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Oil inventories plummet as refiners churn out gasoline, distillates at breakneck pace


The Energy Information Administration (EIA) released its weekly report today on the status of petroleum inventories in the United States. Here are some highlights:


Crude oil inventories decreased by 7.4 million barrels (MMbbl) to a total of 424.5 MMbbl. At 424.5 MMbbl, inventories are 54.5 MMbbl below last year (11.4%) and are in the middle of the average range for this time of year. Inventories at the major delivery point in Cushing, OK fell 2.4 MMbbl to a total of 49.0 million barrels.

Gasoline inventories increased by 4.8 million barrels (MMbbl) to a total of 233.2 MMbbl. At 233.2 MMbbl, inventories are down 2.3 MMbbl, or 1.0% lower than a year ago and are above the upper limit of the average range for this time of year.

Here’s how individual regions and their gasoline inventory fared:
• East Coast (+0.0 MMbbl)
• Midwest (+2.7 MMbbl)
• Gulf Coast (-0.2 MMbbl)
• Rockies (+0.1 MMbbl)
• West Coast (+2.2 MMbbl)

It’s important to note which regions saw increases/decreases as this information likely drives prices up (in the case of falling inventories) or down (in the case of rising inventories).

Distillate inventories increased by 8.9 million barrels to a total of 138.8 MMbbl. At 138.8 MMbbl, inventories are down 22.9 MMbbl, or 14.1% lower vs. a year ago.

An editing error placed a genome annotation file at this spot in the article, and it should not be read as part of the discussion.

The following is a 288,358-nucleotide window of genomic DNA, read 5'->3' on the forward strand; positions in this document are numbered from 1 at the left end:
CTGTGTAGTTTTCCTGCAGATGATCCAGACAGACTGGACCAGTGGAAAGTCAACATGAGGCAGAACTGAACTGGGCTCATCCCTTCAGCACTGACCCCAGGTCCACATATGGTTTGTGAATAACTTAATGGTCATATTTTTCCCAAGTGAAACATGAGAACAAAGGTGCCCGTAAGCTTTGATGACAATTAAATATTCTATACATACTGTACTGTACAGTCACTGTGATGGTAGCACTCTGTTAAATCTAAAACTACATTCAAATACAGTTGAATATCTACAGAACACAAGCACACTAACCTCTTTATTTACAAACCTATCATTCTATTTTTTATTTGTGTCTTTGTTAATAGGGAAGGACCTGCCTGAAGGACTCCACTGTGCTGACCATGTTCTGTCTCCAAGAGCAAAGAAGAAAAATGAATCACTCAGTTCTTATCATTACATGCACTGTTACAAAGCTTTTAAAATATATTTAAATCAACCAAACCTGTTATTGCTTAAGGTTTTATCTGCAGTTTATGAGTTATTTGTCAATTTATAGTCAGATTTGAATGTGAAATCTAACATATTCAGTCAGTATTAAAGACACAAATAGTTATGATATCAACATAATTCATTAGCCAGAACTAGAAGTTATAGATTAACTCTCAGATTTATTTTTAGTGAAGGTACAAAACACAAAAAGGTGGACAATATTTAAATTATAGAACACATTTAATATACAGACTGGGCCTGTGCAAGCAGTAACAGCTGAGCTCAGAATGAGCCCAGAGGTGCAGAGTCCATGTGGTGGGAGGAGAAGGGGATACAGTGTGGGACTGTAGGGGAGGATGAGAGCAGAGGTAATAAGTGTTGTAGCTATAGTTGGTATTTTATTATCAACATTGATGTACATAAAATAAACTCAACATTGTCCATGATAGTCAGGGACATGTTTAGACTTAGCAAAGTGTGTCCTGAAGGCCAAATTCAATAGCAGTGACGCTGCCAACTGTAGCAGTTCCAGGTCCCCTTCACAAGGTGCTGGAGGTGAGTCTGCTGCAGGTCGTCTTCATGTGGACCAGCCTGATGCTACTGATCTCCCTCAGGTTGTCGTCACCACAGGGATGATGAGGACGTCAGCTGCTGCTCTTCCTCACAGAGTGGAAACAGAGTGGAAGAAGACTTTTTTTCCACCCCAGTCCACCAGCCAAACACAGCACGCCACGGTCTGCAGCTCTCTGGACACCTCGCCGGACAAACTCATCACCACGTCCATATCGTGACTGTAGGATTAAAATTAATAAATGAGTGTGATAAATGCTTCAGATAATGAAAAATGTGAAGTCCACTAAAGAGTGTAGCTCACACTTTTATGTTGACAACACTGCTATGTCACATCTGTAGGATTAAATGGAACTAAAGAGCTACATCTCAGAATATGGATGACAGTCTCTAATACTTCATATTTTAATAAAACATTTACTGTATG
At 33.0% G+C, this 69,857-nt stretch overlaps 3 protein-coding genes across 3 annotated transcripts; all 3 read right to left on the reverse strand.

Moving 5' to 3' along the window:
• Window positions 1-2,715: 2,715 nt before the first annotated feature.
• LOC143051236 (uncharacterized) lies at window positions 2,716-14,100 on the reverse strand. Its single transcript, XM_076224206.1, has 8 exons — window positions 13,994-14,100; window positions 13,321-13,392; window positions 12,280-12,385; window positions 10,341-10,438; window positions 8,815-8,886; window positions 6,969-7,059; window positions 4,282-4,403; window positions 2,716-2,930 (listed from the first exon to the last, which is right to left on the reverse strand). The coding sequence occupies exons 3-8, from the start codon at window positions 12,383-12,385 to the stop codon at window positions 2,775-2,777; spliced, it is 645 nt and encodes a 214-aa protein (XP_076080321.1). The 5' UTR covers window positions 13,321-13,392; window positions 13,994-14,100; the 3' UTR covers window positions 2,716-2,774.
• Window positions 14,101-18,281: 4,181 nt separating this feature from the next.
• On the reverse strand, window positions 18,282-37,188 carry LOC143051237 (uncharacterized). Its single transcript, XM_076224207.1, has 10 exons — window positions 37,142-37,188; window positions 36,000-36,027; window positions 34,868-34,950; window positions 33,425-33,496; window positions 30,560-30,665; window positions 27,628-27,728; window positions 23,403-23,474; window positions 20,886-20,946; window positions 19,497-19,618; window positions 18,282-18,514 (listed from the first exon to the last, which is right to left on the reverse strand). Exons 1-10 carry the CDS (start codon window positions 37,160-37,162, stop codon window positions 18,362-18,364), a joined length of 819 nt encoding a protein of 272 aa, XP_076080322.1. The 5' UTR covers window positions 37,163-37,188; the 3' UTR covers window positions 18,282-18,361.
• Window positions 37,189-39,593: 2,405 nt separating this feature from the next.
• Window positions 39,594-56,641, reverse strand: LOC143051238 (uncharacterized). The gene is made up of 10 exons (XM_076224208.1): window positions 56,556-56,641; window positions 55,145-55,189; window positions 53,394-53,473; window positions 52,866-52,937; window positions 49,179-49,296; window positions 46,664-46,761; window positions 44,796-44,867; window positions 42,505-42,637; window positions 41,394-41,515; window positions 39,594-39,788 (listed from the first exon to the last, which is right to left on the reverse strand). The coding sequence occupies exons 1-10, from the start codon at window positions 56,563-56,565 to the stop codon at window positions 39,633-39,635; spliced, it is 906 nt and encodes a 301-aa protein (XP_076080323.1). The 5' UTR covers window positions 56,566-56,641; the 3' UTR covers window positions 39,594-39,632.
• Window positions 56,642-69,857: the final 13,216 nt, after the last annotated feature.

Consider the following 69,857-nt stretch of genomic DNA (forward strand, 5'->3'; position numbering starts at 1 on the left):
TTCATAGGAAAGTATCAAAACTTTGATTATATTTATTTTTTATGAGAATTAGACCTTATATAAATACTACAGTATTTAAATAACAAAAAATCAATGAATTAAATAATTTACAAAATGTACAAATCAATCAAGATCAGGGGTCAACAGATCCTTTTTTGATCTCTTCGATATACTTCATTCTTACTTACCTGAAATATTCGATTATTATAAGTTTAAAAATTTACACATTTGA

Gasoline supplied to end users amounted to 8.6 million barrels per day (MMbpd), or 834,000bpd lower than the previous week. To finish 2017, gasoline supplied was 0.9% lower versus 2016, per the EIA.

Refinery utilization increased by 1.0% vs. last week’s numbers to 96.7%. Gasoline production decreased to 9.7 million barrels per day while distillate fuel production increased to 5.6 million barrels per day last week.

Utilization rates for the last week were as follows:
• East Coast: 94.7% (-3.7%)
• Midwest: 95.8% (+0.6%)
• Gulf Coast: 97.9% (+1.8%)
• Rocky Mountain: 90.6% (+2.3%)
• West Coast: 95.7% (-0.6%)

These percentages show how much of a region’s overall capacity were used to refine oil. It’s important to note these percentages, because the lower the utilization percent, the lower output—which has a direct impact on local gasoline prices. If refiners in your region have low output, you’re more likely to see gas prices rise.

Total oil stocks in the United States are down by 96.6 MMbbl (-7.3%) versus a year ago and stand at 1.225 billion barrels (excluding the Strategic Petroleum Reserve).

The U.S. imported 7.97 MMbpd of crude oil per day last week, down by 27,000 bpd vs. the previous week, while crude oil exports rose 265,000 bpd to 1,475,000 bpd. Total motor gasoline imports last week averaged 349,000 bpd. The U.S. also imported 129,000 bpd of distillate fuels. However, during the same time frame, the U.S. exported 953,000 bpd of finished gasoline and 862,000 bpd of distillates. In total, U.S. refineries exported 5.9 MMbpd of oil and petroleum products.

Shortly before the EIA report was released, oil was trading up 9 cents per barrel at $61.72. Shortly after the report was released, oil prices were up 13 cents per barrel.

Head of Petroleum Analysis (USA)

Patrick has developed into the leading source for reliable and accurate information on gas price hikes. Patrick has been interviewed as a gasoline price expert hundreds of times since 2004. Based in Chicago, Patrick brings to GasBuddy all his assets to help consumers by giving reliable and accurate price forecasts, including the San Jose Mercury News dubbing Patrick "one of the nation's most accurate forecasters" in 2012.